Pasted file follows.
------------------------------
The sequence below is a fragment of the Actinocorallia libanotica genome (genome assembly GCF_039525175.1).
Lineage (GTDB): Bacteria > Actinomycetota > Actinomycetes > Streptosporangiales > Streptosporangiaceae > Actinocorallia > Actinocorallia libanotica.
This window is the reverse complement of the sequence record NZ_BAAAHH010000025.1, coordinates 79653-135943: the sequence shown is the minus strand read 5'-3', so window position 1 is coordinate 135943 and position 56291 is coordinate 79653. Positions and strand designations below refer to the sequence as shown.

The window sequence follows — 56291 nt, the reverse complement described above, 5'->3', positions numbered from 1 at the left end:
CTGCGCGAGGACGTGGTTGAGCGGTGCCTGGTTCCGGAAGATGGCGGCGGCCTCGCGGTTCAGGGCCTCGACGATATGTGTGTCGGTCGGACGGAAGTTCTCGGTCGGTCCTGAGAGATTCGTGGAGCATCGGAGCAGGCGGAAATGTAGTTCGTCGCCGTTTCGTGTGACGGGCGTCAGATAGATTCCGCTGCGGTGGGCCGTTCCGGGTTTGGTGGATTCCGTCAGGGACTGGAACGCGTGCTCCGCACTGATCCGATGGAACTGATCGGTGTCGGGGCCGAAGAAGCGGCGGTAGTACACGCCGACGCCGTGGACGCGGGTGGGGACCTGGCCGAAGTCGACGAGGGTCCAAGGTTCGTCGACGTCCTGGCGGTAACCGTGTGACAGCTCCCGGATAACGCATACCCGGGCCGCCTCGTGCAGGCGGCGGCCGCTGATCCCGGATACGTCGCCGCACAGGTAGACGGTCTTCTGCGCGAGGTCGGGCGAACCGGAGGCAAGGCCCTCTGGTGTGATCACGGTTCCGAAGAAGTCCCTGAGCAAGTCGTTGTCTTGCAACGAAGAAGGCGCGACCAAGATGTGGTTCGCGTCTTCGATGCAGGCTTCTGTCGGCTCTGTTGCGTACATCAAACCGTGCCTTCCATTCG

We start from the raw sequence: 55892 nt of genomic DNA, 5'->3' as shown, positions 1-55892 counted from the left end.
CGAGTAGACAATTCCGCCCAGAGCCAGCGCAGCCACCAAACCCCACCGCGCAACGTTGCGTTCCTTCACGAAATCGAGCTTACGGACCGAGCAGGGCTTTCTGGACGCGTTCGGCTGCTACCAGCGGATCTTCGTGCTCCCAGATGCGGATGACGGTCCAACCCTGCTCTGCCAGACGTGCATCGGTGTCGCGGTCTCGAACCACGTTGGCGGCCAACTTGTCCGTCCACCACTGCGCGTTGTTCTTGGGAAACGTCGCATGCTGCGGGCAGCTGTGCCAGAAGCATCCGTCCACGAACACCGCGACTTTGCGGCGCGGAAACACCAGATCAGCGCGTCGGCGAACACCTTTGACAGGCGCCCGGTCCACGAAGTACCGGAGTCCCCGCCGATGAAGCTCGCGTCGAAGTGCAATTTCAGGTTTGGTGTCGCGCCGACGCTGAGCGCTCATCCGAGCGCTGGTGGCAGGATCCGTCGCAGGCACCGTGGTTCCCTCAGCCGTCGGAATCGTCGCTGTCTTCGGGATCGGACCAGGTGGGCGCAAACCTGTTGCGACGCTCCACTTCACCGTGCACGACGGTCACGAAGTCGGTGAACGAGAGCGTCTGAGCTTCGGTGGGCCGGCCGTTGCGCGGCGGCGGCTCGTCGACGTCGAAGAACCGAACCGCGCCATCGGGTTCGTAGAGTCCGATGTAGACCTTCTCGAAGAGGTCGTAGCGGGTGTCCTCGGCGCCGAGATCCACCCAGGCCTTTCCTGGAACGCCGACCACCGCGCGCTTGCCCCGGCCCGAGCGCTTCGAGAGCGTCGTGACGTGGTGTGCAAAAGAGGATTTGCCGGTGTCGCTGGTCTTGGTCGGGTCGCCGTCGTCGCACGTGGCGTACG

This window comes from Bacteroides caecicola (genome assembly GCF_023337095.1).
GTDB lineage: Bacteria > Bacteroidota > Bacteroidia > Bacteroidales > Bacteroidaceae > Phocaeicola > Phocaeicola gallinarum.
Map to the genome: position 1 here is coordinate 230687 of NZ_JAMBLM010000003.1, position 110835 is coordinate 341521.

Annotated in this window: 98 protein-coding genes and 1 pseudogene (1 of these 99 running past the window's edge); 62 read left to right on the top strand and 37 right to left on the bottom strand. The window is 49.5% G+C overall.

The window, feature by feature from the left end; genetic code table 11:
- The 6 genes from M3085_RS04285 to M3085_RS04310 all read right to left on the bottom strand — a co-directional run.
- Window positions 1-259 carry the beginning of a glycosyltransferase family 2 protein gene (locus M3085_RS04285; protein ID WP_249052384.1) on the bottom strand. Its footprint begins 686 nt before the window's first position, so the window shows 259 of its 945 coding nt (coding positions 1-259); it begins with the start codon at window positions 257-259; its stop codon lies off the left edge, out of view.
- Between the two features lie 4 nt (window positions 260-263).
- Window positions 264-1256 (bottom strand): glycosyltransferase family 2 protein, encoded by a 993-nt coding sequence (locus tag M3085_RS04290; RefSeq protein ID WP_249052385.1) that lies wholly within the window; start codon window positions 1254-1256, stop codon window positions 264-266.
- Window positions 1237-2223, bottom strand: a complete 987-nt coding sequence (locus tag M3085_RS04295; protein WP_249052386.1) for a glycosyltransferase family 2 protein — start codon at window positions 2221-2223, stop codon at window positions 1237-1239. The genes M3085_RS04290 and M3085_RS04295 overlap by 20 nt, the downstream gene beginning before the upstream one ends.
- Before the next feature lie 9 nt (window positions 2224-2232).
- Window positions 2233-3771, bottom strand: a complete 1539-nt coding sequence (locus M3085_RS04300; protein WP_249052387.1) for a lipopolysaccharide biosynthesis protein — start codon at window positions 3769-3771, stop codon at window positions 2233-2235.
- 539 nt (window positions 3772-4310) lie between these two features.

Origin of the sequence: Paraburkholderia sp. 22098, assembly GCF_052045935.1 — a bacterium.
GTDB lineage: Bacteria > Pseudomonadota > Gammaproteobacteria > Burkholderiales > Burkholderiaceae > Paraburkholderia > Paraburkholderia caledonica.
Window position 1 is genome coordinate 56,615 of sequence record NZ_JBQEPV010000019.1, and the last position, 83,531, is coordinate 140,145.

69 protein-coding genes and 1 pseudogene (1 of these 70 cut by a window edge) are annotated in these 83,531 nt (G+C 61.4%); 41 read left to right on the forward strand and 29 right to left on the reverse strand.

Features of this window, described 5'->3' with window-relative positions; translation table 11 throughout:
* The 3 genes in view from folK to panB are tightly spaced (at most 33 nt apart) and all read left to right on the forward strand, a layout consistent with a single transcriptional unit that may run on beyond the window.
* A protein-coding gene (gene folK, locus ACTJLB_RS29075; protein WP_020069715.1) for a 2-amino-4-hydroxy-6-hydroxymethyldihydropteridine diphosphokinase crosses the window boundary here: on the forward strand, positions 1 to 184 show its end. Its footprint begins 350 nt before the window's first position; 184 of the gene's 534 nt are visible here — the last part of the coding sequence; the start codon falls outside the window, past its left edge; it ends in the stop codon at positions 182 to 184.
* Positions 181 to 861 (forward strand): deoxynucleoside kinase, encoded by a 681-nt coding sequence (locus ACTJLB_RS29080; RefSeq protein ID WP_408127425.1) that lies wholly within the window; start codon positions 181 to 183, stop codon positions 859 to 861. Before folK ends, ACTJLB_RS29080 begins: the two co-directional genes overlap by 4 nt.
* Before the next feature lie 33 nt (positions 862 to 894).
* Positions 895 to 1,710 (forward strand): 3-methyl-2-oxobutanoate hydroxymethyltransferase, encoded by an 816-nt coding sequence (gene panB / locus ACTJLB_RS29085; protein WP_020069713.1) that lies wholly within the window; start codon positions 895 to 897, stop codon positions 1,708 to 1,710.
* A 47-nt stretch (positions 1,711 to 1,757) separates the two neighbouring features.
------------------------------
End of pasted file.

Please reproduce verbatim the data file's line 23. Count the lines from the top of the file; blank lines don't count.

Window position 1 is genome coordinate 56,615 of sequence record NZ_JBQEPV010000019.1, and the last position, 83,531, is coordinate 140,145.